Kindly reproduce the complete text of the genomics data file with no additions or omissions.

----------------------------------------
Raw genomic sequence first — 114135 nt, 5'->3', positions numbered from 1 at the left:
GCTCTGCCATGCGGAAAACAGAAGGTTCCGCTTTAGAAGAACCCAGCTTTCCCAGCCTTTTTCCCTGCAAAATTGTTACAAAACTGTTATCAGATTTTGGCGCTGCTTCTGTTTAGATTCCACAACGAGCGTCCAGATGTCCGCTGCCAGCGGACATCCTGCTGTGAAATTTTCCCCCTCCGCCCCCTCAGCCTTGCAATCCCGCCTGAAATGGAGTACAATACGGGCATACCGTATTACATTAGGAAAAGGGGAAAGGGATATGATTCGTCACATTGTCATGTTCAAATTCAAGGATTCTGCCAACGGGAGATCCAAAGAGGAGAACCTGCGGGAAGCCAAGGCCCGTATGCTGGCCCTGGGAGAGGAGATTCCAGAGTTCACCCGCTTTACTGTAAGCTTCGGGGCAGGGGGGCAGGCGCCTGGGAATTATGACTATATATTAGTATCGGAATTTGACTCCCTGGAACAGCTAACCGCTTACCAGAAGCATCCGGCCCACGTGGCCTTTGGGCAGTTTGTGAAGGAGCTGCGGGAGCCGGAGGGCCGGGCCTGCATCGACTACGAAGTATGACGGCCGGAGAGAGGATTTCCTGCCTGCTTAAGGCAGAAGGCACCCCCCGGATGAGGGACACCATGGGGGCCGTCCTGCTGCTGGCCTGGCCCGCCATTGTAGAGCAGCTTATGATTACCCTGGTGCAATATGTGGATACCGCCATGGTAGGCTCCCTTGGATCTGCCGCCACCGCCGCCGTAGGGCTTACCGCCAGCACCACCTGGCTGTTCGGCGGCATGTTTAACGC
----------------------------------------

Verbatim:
Raw genomic sequence first — 114135 nt, 5'->3', positions numbered from 1 at the left:
GCTCTGCCATGCGGAAAACAGAAGGTTCCGCTTTAGAAGAACCCAGCTTTCCCAGCCTTTTTCCCTGCAAAATTGTTACAAAACTGTTATCAGATTTTGGCGCTGCTTCTGTTTAGATTCCACAACGAGCGTCCAGATGTCCGCTGCCAGCGGACATCCTGCTGTGAAATTTTCCCCCTCCGCCCCCTCAGCCTTGCAATCCCGCCTGAAATGGAGTACAATACGGGCATACCGTATTACATTAGGAAAAGGGGAAAGGGATATGATTCGTCACATTGTCATGTTCAAATTCAAGGATTCTGCCAACGGGAGATCCAAAGAGGAGAACCTGCGGGAAGCCAAGGCCCGTATGCTGGCCCTGGGAGAGGAGATTCCAGAGTTCACCCGCTTTACTGTAAGCTTCGGGGCAGGGGGGCAGGCGCCTGGGAATTATGACTATATATTAGTATCGGAATTTGACTCCCTGGAACAGCTAACCGCTTACCAGAAGCATCCGGCCCACGTGGCCTTTGGGCAGTTTGTGAAGGAGCTGCGGGAGCCGGAGGGCCGGGCCTGCATCGACTACGAAGTATGACGGCCGGAGAGAGGATTTCCTGCCTGCTTAAGGCAGAAGGCACCCCCCGGATGAGGGACACCATGGGGGCCGTCCTGCTGCTGGCCTGGCCCGCCATTGTAGAGCAGCTTATGATTACCCTGGTGCAATATGTGGATACCGCCATGGTAGGCTCCCTTGGATCTGCCGCCACCGCCGCCGTAGGGCTTACCGCCAGCACCACCTGGCTGTTCGGCGGCATGTTTAACGC